lardylegs, Pomza and agathamorse like this.
  19. Ezioclone

    Ezioclone New commenter

    Contrary to what some others have said, there are good (from SLT's perspective) reasons why this might be asked, and it's worth understanding these (*especially* if you want to effectively counter them)

    1. [Being generous to SLT] Perhaps it's part of a legitimate and admirable wider investigation into what it is that 'limits' the quality of lessons in your school. Is it teachers' delivery of their plans, their planning for the lessons, or the attitude/behaviour of the students in the lessons, or etc. etc. If that's the case, you would fully expect this be a short-term initiative, and with some degree of goodwill on both sides it might be worthwhile. [For example, if the result was that 'better lesson planning' significantly improved learning within lessons, then perhaps SLT would commit themselves to giving you more 'joint planning time' and reduce their demands on 'teacher marking'. That would be jointly beneficial to everyone?]

    2. [Being cynical about SLT] It could be seen as just another exercise to 'normalise' their relentless set of instructions / directives / non-negotiables; most of which go against national agreements made with the unions (but then most Academy heads behave as if they are well beyond the jurisdiction of any such agreements). From my experience (Secondary and Primary) many members of SLT actively want dis-empowered, submissive members of staff, and routinely introducing such initiatives is a powerful way in which to achieve this, and shows them to be 'managerially proactive' whilst at the same time creating no difficult work for themselves whatsoever.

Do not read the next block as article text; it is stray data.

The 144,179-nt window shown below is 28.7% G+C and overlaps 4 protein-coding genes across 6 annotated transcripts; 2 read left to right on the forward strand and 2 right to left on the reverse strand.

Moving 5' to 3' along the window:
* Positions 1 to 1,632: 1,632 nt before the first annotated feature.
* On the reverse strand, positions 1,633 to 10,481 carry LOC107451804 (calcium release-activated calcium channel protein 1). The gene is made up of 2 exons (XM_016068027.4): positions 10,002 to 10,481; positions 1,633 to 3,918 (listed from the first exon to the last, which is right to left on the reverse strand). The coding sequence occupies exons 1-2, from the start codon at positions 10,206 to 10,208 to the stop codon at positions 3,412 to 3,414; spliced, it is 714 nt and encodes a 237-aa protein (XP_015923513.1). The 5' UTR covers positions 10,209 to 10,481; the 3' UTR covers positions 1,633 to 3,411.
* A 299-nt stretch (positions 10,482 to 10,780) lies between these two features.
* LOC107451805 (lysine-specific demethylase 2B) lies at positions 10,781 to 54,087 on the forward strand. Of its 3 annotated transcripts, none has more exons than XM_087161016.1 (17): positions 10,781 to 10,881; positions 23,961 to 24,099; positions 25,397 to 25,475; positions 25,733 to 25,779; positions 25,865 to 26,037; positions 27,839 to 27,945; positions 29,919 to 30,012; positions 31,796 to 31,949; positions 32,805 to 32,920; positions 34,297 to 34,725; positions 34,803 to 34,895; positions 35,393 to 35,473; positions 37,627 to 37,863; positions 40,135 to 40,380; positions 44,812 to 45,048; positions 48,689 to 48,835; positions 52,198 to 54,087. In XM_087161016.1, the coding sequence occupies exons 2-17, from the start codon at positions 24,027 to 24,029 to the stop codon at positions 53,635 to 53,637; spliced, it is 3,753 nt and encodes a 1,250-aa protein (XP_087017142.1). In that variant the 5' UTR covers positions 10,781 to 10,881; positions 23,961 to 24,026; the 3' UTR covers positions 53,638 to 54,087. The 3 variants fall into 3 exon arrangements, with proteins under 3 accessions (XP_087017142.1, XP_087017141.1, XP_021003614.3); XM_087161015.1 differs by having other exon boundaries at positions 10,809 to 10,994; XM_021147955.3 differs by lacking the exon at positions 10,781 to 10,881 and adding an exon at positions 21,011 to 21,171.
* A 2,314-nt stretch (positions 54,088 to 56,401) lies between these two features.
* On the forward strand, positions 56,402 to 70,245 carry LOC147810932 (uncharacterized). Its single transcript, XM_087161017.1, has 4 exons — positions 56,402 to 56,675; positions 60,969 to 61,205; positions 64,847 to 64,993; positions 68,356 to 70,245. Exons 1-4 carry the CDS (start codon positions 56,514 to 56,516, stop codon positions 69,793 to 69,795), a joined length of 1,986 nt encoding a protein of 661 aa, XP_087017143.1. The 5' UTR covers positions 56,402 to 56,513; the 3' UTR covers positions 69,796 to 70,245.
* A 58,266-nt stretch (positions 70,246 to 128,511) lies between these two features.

I'd approach this with a truly open, but not an empty or naïve mind. And definitely seek advice/support from the Unions asap.

    Good luck.
     
    phlogiston likes this.
  20. ATfan

    ATfan Star commenter

    Your post gave me food for thought. However, I have never heard of RAG assessment of lesson planning before and I have taught in many colleges and schools (I hope that I never will in my work place), so I still have the cynical view that it's another attempt to impress from a leader who wants to look good but is taking advice from someone who is spouting hogwash. Is the T&L bod someone famous? If not, I would question how much of a 'bod' this person really is.
     
    agathamorse likes this.